Binge-eating disorder is characterized by recurrent binge-eating
episodes during which a person feels a loss of control over his or her
eating. Unlike bulimia, binge-eating episodes are not followed by
purging, excessive exercise or fasting. As a result, people with
binge-eating disorder often are overweight or obese. They also
experience guilt, shame, and/or distress about the binge-eating, which
can lead to more binge-eating.
Obese people with binge-eating disorder often have coexisting psychological illnesses including anxiety, depression, and personality disorders. In addition, links between obesity and cardiovascular disease and hypertension are well documented.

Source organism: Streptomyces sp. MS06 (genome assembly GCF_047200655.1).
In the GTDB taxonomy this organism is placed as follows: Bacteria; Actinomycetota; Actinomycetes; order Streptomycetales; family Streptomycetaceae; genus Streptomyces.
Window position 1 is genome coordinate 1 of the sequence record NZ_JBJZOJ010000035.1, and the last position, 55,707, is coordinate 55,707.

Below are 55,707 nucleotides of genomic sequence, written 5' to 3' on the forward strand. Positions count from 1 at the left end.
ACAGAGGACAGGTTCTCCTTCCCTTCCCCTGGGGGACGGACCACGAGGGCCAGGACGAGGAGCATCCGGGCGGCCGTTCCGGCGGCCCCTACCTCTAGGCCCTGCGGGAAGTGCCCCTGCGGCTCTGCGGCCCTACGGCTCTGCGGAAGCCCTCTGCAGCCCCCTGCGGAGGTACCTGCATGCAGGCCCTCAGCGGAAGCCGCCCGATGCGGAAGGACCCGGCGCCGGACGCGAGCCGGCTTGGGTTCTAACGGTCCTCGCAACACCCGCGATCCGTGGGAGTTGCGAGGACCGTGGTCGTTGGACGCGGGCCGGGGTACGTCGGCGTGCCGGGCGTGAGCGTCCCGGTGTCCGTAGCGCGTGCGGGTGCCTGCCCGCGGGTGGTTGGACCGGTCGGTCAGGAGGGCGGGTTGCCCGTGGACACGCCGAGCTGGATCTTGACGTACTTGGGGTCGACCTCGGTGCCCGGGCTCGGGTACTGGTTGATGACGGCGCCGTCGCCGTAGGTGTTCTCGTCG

Treatment options for binge-eating disorder are similar to those used to treat bulimia. Fluoxetine and other antidepressants may reduce binge-eating episodes and help alleviate depression in some patients. Patients with binge-eating disorder also may be prescribed appetite suppressants. Psychotherapy, especially CBT, is also used to treat the underlying psychological issues associated with binge-eating, in an individual or group environment.
Source: National Institute of Mental Health
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